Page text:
Saturday, May 9, 2009

Writing Tip #207 - Thou Shall Not Covet Other Writers' Skills

Last weekend I had the pleasure of co-facilitating a robust and engaging women’s writing workshop. Halfway through we started talking about what writers fear. The list was long and involved, but the fear that rang true for most, and something I’ve been thinking about for a while, was the idea that some writers just have the natural skills/talents for the vocation and the rest of us are delusional posers.

But let’s be for real, do you really think Toni Cade Bambara, or Barbara Kingsolver never had to use a dictionary or thesaurus to find those beautiful words that litter their stories. Or that Harper Lee or Toni Morrison didn’t slave over the manuscript, that shot them to fame, and it all just magically landed on the page. No matter how the story of any writer’s rise from obscurity is told, it will always be a shorten version that is lacking all the pitfalls, false starts, blank pages, and piles of rejection slips. What I think keeps the myth of “naturally talented” going is once a writer reaches their pinnacle only words like masterful, exceptional and brilliant seems to be allowed in their hemisphere.

I for one appreciate when writers come forward and share how they developed their craft and keep the stone sharpened. A few years ago, I read Stephen King’s On Writing: A Memoir of the Craft and was impressed with how average he seemed and how his story ideas came from very mundane things in his life. Here was the “King of Horror” sharing “write what you like, then imbue it with life and make it unique by blending in your own personal knowledge of life, friendship, relationships, sex and work.” From that perspective, young writers are correct when they say they could never write like Amy Tan, because they don’t share the same life experiences and would present those moments of story inspiration very differently.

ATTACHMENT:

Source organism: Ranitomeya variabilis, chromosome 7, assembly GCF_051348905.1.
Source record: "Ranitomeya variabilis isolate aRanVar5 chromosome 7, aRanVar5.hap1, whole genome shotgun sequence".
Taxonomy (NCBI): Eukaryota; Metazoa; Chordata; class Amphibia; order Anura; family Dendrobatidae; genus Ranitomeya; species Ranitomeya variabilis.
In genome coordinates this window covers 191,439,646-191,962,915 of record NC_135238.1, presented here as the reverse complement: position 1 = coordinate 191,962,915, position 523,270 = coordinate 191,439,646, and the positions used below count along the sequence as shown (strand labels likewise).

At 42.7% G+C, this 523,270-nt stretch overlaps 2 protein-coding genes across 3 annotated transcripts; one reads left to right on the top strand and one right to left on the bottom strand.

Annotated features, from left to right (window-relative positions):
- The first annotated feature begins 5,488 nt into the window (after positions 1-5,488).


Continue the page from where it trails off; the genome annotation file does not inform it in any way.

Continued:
Another stumbling block for aspiring writers is looking at a seasoned writer’s career and lamenting that they will not arrive at the same place. Even a mid-tier writer receives the same kind of scrutiny, but mainly in the form of scorn: I know her and I can’t figure out how she got a story in that magazine.

I say save all that coveting energy for all the work you need to do, to get your skills up to the level of when people forget to mention all the strife and rejection you went through to get where you are. As with all skills it is about time, practice, practice, time, and a little bit of luck thrown in when you are ready.

Here is an exercise to help you see how far you’ve come since that first time you dared to pick up a pen and call yourself writer.

Exercise: Put together an “Artist Resume” that records every achievement you’ve experienced in your “writer’s life.” List the poem that appeared in the school newspaper, the blog you keep, the feature you did at Mocha Hut with Drew Brokeballer Anderson, and the writing workshop you did for your Sunday School class. Anything where you put your writing skills on display and at least one person saw you do it. You will be surprised how impressive you are becoming.

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